But not only did you raise us to live within our means, we really didn’t miss out on anything but headphones and personal DVD players. We enjoyed many happy hours in the van, singing, listening to tapes, and sometimes playing games. And when we stopped at Wendy’s at got a $.99 burger—what a treat!


You taught us discretion by example. Marrying Dad for instance. That was a good idea. Where did you get him and are there any more?

You taught us to think through things and look beyond the surface to the true message of a movie, book, or song. You taught us to just say “no” to things that seemed questionable.


Okay, so there are some things you weren’t particularly good at. Like cooking bacon, for example… Or making money (do the words “Grandma’s Garden” mean anything to you?)…or turning down your daughter’s idea to make plastic canvas manger scenes for all the relatives at Christmas. One time you even accidently bought honey nut cheerios instead of plain. But considering the number of things you’ve forgiven me (including the manger scene fiasco), it’s probably time we forgot about those things. Oh, and you are an incredible cook (bacon notwithstanding).


Someday, when we have time, there are a few questions I would like to ask you…like how in the world you got stuck walking Princess at 5:00 every morning when it was really your five kids who wanted a dog? And how in the world you convinced that mongrel who followed Paul home from Charlie’s to run away? But for now, there is one more thing I want to cover…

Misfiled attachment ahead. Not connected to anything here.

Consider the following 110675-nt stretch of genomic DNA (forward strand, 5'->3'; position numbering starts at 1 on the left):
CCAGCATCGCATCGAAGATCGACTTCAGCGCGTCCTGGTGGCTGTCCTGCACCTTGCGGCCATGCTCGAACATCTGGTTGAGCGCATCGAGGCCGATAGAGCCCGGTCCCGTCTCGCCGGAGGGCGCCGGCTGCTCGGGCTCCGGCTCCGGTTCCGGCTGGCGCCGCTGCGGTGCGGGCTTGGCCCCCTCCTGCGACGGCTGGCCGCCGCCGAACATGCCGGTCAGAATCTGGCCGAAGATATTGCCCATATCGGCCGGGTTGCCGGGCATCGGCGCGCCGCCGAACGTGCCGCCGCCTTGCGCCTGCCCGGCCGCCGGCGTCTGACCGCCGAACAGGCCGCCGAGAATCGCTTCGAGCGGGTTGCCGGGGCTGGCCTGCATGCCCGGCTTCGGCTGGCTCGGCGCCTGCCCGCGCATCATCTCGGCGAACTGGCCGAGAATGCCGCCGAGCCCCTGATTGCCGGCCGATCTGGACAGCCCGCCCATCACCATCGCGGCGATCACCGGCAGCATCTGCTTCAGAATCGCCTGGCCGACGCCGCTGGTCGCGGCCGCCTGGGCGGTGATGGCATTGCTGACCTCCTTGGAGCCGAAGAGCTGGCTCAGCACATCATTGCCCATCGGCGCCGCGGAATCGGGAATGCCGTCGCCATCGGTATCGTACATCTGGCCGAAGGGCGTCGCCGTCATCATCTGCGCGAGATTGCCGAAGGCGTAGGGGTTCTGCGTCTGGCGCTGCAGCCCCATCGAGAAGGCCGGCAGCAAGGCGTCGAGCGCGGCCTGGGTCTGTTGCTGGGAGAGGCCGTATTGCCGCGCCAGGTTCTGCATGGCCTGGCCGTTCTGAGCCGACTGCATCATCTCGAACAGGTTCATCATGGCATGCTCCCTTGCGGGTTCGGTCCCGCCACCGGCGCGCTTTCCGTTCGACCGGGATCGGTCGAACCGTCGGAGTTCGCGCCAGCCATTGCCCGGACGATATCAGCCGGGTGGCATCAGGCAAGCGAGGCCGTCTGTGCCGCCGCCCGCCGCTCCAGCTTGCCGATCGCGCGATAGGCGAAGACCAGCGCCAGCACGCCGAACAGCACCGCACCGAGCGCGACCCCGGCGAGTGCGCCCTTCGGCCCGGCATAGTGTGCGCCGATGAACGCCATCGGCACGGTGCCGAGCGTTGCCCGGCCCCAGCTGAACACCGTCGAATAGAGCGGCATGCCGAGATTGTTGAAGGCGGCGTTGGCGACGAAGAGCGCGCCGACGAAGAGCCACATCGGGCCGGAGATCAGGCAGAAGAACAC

Mom, you have been a tremendous example of genuine agape love. Perhaps that sums up everything else. You continued to give, to serve, and to love even when it seemed like there would never be a return on your investment. I will never forget the years that Grandma lived with us and the added pressure that put on you. But you just kept on giving. I know there were many other times when you wanted to quit home school, church ministries, AWANA, or other things, but you held on because it was the right thing to do. You stay teachable and willing to listen to the Lord and quick to examine yourself so that you can truly put others first.

I guess we won’t ever be able to say that we have arrived on this quality. The rest of our lives we will be working toward true selfless living. But I believe that you got us started on a path that strives to put others first and continues to move forward, to grow, and to learn…especially when the going got tough.

Someday, if I have kids, I hope to pass on the things that I learned from you by my example. And if I don’t—I still hope that I live in such a way as to pass on the things I learned from you to others. I guess, in some ways, I won’t be able to help it—I am more like you than I am like anyone else on earth.

Mom, I love you. I just wanted you to know.